The Northern Pin Oak, also called a Jack Oak, near Stepan Chemistry Hall at the University of Notre Dame, isn’t the largest or fullest tree on campus by any stretch. However, it has been awarded the honor of being St. Joseph County’s biggest tree of its kind.
The tree holds the state record, as well, mostly because it’s on the very southern edge of its natural range, and is very uncommon in Indiana, according to Barbara Hellenthal, associate professor of the practice in the Department of Biological Sciences and curator of the Museum of Biodiversity and Greene-Nieuwland Herbarium.
The oak is one of 22 champion trees on Notre Dame’s campus, out of 40 trees from throughout the county that were recently honored through the St. Joseph County Parks Big Tree program that began in 1996.
“It is easy to take the campus trees for granted,” Hellenthal said. “This program highlights some of the special ones in a way that can be enjoyed by visitors.”
Evie Kirkwood, director of St. Joseph County Parks, developed the program after her mother, a newspaper editor in central New York, created a feature for residents to nominate interesting or special trees. Then, a reporter would write a story about them.
“I thought that perhaps a recognition program for the largest native trees in St. Joseph County would help people recognize the value of those species and give the owners and nominators a sense of pride,” she said.
During the mid-1990s, Kirkwood enlisted Hellenthal’s help to put together a list of tree species designated as native to St. Joseph County. During the early years, the parks department coordinated the program every two years, but later changed the frequency to every five years to align with the Indiana Big Tree program.
Despite having “Big Tree” in their titles, the county and state programs are not connected, Kirkwood said.
The champion trees are determined through a point index for each tree: the circumference in inches, plus the height in feet, plus one-fourth of the average crown spread in feet.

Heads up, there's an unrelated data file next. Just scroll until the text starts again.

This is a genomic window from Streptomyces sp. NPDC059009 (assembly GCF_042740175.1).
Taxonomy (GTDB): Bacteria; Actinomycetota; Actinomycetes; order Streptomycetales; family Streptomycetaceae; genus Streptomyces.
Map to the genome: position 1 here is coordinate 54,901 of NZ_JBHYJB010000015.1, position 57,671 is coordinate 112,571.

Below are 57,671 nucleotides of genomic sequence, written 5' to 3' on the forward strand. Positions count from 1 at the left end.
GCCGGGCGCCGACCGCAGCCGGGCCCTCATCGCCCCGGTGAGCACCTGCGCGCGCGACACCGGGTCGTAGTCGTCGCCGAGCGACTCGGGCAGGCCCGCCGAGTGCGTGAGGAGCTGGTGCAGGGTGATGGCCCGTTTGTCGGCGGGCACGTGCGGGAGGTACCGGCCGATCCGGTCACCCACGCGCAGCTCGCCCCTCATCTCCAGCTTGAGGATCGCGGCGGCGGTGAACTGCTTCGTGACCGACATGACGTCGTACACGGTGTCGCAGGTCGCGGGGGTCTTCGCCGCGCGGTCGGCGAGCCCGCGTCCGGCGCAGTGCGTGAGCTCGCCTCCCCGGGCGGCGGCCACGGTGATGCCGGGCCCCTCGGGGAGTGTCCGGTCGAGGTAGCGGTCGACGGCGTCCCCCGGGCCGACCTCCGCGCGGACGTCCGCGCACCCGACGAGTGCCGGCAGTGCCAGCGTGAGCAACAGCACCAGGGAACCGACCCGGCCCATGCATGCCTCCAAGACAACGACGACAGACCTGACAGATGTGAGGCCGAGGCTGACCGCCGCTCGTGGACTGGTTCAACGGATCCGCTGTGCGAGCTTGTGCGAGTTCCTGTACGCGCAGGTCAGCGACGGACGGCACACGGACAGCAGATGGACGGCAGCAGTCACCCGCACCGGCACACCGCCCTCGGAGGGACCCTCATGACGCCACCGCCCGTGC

Amal Farrough, interpretive naturalist for St. Joseph County Parks who has organized the past two contests, said she enjoys the opportunity to see how many people love their trees. “I’ve read about a phenomenon called ‘plant blindness’ where people just don’t see or are not aware of plants and trees, and this program reassures me that there are many people who really do see and value them.”
Notre Dame certainly does. Hellenthal is developing a second book on the trees, shrubs and vines on campus. Her first book was published in 1993. The University spearheaded a campus-wide tree survey, headed by Hellenthal, that is ongoing.
Other winning trees on Notre Dame’s campus include an American elm near Zahm Hall, a slippery elm near Carrol Hall, two different types of hickory trees, two other oak varieties, and many other tree species.
The county’s largest basswood is found on the Warren Golf Course, which also holds many other large trees and runners-up. In the broad, open space of the golf course, trees can grow to their full potential without competition from traffic and construction projects, Hellenthal said.
The campus offers more challenges to trees of all sizes. The Northern pin oak near Stepan Chemistry Hall, for example, might consider itself a little lucky. Oak trees do not tolerate soil compaction, like that caused by foot traffic, and the tree grows at a pedestrian hub. A few years ago it began showing signs of stress. The sidewalks, shrub hedge and benches that now surround it act as a barrier that protects its roots from damage, Hellenthal said.
Nominations for the next Big Tree contest will begin in 2024, with the winners announced in 2025.
“Seeing the submitted photos of trees with family members around them gives you a sense of how passionate people are about their trees,” Kirkwood said. “In one case, owners of an oak tree were able to have a bike and pedestrian path shifted, preventing the tree’s removal, after they showed their champion’s certificate to local planners.”
Hellenthal said she’s certain that Notre Dame will apply to defend its tree titles again in five years, and perhaps enter trees in categories that had no entries this year.
“This contest is a great way to showcase the native trees we have on campus. Many species of trees grow much too large for us to plant in our own urban or suburban lawns,” she said. “The campus has the space for these big trees, and gives us the opportunity to see them growing at their best.”